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Market Wire:
Greenback Slides After Disappointing US Jobs Report

Don Curren June 7, 2019

Sharply disappointing US jobs data triggered a decline in the greenback Friday morning as the report was viewed as bolstering the market’s newfound confidence an interest rate cut from the US Federal Reserve could be in the offing in the next few months.

The euro gained about 0.4% against the US dollar in the wake of the nonfarm payrolls report’s release at 8:30 am EDT. The DXY dollar index dipped by about 0.1%.

The US Bureau of Labor Statistics said nonfarm payroll employment edged higher by 75,000 in May, less than half of the 180,000 expected by economists.

Monthly  job gains have averaged 164,000 in 2019, compared with an average gain of 223,000 per month in 2018, the BLS noted.

The unemployment rate remained at 3.6%, consistent with market expectations.

Employment continued to trend up in professional and business services and in health care, the BLS reported.

Both the labor force participation rate, at 62.8% and the employment-population ratio, at 60.6& were unchanged in May.

The tepid jobs print will certainly reinforce the view the US Federal Reserve could cut interest rates relatively soon in an effort to bolster the long-lived but flagging expansion in the US economy.

The data follow close on the heels of remarks from Fed Chair Jerome Powell on Tuesday prompted markets to raise the estimated probability of an interest rate cut from the US central bank.

Referring to “recent developments involving trade negotiations and other matters” the US central bank chief said, “We do not know how or when these issues will be resolved. We are closely monitoring the implications of these developments for the U.S. economic outlook and, as always, we will act as appropriate to sustain the expansion.”

Markets seized upon those rather noncommittal remarks as a signal that a rate cut was becoming more probable, a development that initiated a sharp slump in the US dollar and a re-evaluation of the likely probability of a rate reduction in US interest rate markets.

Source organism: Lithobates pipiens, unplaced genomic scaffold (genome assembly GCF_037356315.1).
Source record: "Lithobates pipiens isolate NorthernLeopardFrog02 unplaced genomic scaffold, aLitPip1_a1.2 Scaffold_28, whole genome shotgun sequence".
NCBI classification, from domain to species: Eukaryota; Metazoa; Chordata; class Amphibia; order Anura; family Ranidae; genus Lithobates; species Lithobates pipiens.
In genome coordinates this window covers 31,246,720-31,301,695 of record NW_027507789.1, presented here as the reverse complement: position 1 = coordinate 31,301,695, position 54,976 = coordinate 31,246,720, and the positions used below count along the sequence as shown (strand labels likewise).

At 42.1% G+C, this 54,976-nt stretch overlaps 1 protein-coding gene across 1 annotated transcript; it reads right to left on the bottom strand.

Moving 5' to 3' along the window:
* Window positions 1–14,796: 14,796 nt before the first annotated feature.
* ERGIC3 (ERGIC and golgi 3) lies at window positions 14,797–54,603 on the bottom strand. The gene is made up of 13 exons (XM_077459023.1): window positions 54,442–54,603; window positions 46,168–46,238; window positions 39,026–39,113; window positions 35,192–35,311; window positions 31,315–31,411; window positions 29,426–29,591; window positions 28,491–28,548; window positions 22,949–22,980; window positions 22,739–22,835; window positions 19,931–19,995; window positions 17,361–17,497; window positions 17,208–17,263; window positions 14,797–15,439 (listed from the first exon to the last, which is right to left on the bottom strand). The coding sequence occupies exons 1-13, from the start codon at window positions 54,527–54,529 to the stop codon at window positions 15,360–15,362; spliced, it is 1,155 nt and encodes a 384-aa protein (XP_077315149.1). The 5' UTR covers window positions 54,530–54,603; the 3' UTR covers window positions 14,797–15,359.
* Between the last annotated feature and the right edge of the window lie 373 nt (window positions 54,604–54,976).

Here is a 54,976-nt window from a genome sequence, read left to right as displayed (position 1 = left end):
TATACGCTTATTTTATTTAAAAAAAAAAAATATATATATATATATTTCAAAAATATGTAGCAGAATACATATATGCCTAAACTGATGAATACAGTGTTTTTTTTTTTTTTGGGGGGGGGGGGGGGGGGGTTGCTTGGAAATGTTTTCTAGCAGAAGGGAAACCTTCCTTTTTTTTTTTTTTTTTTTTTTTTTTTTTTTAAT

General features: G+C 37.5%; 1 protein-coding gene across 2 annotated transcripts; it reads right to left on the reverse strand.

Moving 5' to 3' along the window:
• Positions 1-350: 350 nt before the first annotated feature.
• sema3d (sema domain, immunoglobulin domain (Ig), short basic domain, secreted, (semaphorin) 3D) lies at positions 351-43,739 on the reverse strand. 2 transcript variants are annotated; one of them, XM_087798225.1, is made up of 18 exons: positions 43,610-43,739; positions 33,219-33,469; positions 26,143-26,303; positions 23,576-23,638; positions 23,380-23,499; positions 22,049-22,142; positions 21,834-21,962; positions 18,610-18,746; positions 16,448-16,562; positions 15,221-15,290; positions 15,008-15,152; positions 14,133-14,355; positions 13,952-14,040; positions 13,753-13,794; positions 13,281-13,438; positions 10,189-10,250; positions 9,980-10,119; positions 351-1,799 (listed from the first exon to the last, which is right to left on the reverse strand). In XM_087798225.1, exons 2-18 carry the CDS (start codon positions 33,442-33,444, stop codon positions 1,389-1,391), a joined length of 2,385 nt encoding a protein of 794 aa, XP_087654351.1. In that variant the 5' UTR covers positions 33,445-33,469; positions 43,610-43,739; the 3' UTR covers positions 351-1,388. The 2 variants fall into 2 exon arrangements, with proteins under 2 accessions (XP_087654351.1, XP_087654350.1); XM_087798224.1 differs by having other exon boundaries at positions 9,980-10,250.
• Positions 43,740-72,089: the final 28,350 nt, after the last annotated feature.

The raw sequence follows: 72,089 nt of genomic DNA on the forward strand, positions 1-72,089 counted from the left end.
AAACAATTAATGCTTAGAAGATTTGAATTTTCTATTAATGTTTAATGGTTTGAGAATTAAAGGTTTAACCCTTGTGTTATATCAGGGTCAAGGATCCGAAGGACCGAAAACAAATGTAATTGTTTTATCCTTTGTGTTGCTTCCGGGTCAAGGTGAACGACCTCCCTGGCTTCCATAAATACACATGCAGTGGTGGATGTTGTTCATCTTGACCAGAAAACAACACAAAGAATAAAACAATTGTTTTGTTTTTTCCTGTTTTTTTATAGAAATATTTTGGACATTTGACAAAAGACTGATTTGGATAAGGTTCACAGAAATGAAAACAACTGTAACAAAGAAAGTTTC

By Thursday, the data from the CME Group indicated the US overnight indexed swaps market was pricing in a roughly 21% probability of a 25-basis-point rate cut from the Fed at its next policy meeting on June 15. But the market’s implied probability of a cut by the following meeting, on July 31, was at 56%.

North of the border, Statistics Canada reported the unemployment rate was down 0.3 percentage points to 5.4%, as the number of people looking for work decreased sharply following little change over the previous three months. The unemployment rate in May was the lowest since comparable data became available in 1976.

Employment rose by about 28,000, much stronger than the anticipated decline of 5,500, following a strong increase in April.

Compared with May 2018, employment grew by 453,000 or 2.4%, reflecting gains in both full-time (+299,000) and part-time (+154,000) work. Over the same period, total hours worked were up 1.0%.

The consensus expectation was for a decrease of 5.5K jobs in May after the astonishingly large gain of 106.5K in April, while the jobless rate was seen holding steady at 5.7%.

The Canadian dollar extended its recent gains against the tottering US dollar after the two jobs reports were released, rising by roughly 0.4% against the greenback.

However, it’s important to remember that Canada’s labor force survey is a highly volatile data series, and focusing on longer-term, multi-month trends provides a more accurate reading of how the country’s job market is actually performing.

Bottom Line: Disappointing US jobs data for May has intensified speculation that the Fed could cut rates in the coming months to revive an apparently weakening US economy, but the market is in danger of over-estimating the likelihood and/or imminence of a cut, suggested some of the greenback’s losses in the aftermath of the report could be reversed. The current volatility of the global trade and policy environment makes predicting the US dollar’s flight path in coming sessions even more problematic than usual.

Don Curren
Market Strategist and Content Editor


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